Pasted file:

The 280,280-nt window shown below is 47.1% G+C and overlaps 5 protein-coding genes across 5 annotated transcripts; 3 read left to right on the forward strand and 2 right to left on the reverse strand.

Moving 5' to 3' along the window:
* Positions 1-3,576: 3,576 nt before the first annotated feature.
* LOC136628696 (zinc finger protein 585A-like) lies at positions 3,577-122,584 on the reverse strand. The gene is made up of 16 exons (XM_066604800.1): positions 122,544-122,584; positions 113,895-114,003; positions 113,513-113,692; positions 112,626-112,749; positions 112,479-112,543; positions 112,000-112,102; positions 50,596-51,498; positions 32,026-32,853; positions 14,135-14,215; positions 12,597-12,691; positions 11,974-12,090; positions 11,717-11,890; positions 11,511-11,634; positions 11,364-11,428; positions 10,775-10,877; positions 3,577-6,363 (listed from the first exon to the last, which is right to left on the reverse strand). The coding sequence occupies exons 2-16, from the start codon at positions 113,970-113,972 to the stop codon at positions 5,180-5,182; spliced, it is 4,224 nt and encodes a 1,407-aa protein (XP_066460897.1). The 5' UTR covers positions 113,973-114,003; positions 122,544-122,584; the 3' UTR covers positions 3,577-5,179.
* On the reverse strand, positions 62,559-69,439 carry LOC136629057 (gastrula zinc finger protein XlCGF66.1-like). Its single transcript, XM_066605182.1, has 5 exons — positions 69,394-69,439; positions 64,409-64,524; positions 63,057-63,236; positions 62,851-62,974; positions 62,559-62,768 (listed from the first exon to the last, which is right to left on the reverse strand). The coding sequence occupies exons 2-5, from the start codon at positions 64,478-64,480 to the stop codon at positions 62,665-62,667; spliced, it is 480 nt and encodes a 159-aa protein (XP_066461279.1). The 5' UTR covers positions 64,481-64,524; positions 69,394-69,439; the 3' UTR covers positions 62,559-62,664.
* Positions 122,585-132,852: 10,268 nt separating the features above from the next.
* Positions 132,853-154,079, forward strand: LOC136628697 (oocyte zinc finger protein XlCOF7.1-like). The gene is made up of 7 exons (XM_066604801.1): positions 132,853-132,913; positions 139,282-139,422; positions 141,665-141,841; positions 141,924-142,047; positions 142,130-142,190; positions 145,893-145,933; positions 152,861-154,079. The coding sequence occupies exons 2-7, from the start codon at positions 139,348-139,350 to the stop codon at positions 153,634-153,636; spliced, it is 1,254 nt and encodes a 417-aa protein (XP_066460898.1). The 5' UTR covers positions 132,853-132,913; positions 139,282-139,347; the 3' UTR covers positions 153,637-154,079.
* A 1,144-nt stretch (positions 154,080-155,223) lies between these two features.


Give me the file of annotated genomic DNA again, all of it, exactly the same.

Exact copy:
The 280,280-nt window shown below is 47.1% G+C and overlaps 5 protein-coding genes across 5 annotated transcripts; 3 read left to right on the forward strand and 2 right to left on the reverse strand.

Moving 5' to 3' along the window:
* Positions 1-3,576: 3,576 nt before the first annotated feature.
* LOC136628696 (zinc finger protein 585A-like) lies at positions 3,577-122,584 on the reverse strand. The gene is made up of 16 exons (XM_066604800.1): positions 122,544-122,584; positions 113,895-114,003; positions 113,513-113,692; positions 112,626-112,749; positions 112,479-112,543; positions 112,000-112,102; positions 50,596-51,498; positions 32,026-32,853; positions 14,135-14,215; positions 12,597-12,691; positions 11,974-12,090; positions 11,717-11,890; positions 11,511-11,634; positions 11,364-11,428; positions 10,775-10,877; positions 3,577-6,363 (listed from the first exon to the last, which is right to left on the reverse strand). The coding sequence occupies exons 2-16, from the start codon at positions 113,970-113,972 to the stop codon at positions 5,180-5,182; spliced, it is 4,224 nt and encodes a 1,407-aa protein (XP_066460897.1). The 5' UTR covers positions 113,973-114,003; positions 122,544-122,584; the 3' UTR covers positions 3,577-5,179.
* On the reverse strand, positions 62,559-69,439 carry LOC136629057 (gastrula zinc finger protein XlCGF66.1-like). Its single transcript, XM_066605182.1, has 5 exons — positions 69,394-69,439; positions 64,409-64,524; positions 63,057-63,236; positions 62,851-62,974; positions 62,559-62,768 (listed from the first exon to the last, which is right to left on the reverse strand). The coding sequence occupies exons 2-5, from the start codon at positions 64,478-64,480 to the stop codon at positions 62,665-62,667; spliced, it is 480 nt and encodes a 159-aa protein (XP_066461279.1). The 5' UTR covers positions 64,481-64,524; positions 69,394-69,439; the 3' UTR covers positions 62,559-62,664.
* Positions 122,585-132,852: 10,268 nt separating the features above from the next.
* Positions 132,853-154,079, forward strand: LOC136628697 (oocyte zinc finger protein XlCOF7.1-like). The gene is made up of 7 exons (XM_066604801.1): positions 132,853-132,913; positions 139,282-139,422; positions 141,665-141,841; positions 141,924-142,047; positions 142,130-142,190; positions 145,893-145,933; positions 152,861-154,079. The coding sequence occupies exons 2-7, from the start codon at positions 139,348-139,350 to the stop codon at positions 153,634-153,636; spliced, it is 1,254 nt and encodes a 417-aa protein (XP_066460898.1). The 5' UTR covers positions 132,853-132,913; positions 139,282-139,347; the 3' UTR covers positions 153,637-154,079.
* A 1,144-nt stretch (positions 154,080-155,223) lies between these two features.